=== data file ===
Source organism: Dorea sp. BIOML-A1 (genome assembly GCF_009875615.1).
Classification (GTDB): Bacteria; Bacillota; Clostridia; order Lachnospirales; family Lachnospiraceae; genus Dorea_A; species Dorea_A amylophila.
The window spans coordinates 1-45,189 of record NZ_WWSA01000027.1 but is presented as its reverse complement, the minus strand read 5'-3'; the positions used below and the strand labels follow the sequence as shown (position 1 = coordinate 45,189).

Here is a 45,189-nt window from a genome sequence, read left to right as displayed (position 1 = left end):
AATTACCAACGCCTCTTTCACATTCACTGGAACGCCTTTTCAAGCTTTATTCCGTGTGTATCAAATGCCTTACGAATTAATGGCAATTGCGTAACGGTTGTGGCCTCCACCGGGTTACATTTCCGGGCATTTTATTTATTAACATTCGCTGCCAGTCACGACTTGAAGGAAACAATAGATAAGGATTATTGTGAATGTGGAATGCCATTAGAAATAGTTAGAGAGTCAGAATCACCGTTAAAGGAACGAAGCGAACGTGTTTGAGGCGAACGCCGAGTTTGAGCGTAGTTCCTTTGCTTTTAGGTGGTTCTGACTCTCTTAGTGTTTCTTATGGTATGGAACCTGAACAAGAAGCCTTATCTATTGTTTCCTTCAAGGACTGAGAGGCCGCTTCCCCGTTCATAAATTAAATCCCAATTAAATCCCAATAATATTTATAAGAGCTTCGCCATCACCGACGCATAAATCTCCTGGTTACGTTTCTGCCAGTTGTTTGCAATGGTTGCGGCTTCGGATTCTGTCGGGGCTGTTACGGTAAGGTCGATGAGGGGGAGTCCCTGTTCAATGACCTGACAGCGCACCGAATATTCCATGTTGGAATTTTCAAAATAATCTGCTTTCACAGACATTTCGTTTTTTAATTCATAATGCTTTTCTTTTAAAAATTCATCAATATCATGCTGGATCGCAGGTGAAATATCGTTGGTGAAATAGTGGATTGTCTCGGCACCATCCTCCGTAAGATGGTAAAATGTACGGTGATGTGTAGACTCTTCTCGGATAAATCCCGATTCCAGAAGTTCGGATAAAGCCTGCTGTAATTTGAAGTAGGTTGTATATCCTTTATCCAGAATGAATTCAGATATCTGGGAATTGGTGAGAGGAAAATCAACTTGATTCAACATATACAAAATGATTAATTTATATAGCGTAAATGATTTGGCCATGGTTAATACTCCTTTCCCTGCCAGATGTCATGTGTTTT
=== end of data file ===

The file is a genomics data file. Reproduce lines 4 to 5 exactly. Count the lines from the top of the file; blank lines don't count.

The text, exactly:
Here is a 45,189-nt window from a genome sequence, read left to right as displayed (position 1 = left end):
AATTACCAACGCCTCTTTCACATTCACTGGAACGCCTTTTCAAGCTTTATTCCGTGTGTATCAAATGCCTTACGAATTAATGGCAATTGCGTAACGGTTGTGGCCTCCACCGGGTTACATTTCCGGGCATTTTATTTATTAACATTCGCTGCCAGTCACGACTTGAAGGAAACAATAGATAAGGATTATTGTGAATGTGGAATGCCATTAGAAATAGTTAGAGAGTCAGAATCACCGTTAAAGGAACGAAGCGAACGTGTTTGAGGCGAACGCCGAGTTTGAGCGTAGTTCCTTTGCTTTTAGGTGGTTCTGACTCTCTTAGTGTTTCTTATGGTATGGAACCTGAACAAGAAGCCTTATCTATTGTTTCCTTCAAGGACTGAGAGGCCGCTTCCCCGTTCATAAATTAAATCCCAATTAAATCCCAATAATATTTATAAGAGCTTCGCCATCACCGACGCATAAATCTCCTGGTTACGTTTCTGCCAGTTGTTTGCAATGGTTGCGGCTTCGGATTCTGTCGGGGCTGTTACGGTAAGGTCGATGAGGGGGAGTCCCTGTTCAATGACCTGACAGCGCACCGAATATTCCATGTTGGAATTTTCAAAATAATCTGCTTTCACAGACATTTCGTTTTTTAATTCATAATGCTTTTCTTTTAAAAATTCATCAATATCATGCTGGATCGCAGGTGAAATATCGTTGGTGAAATAGTGGATTGTCTCGGCACCATCCTCCGTAAGATGGTAAAATGTACGGTGATGTGTAGACTCTTCTCGGATAAATCCCGATTCCAGAAGTTCGGATAAAGCCTGCTGTAATTTGAAGTAGGTTGTATATCCTTTATCCAGAATGAATTCAGATATCTGGGAATTGGTGAGAGGAAAATCAACTTGATTCAACATATACAAAATGATTAATTTATATAGCGTAAATGATTTGGCCATGGTTAATACTCCTTTCCCTGCCAGATGTCATGTGTTTT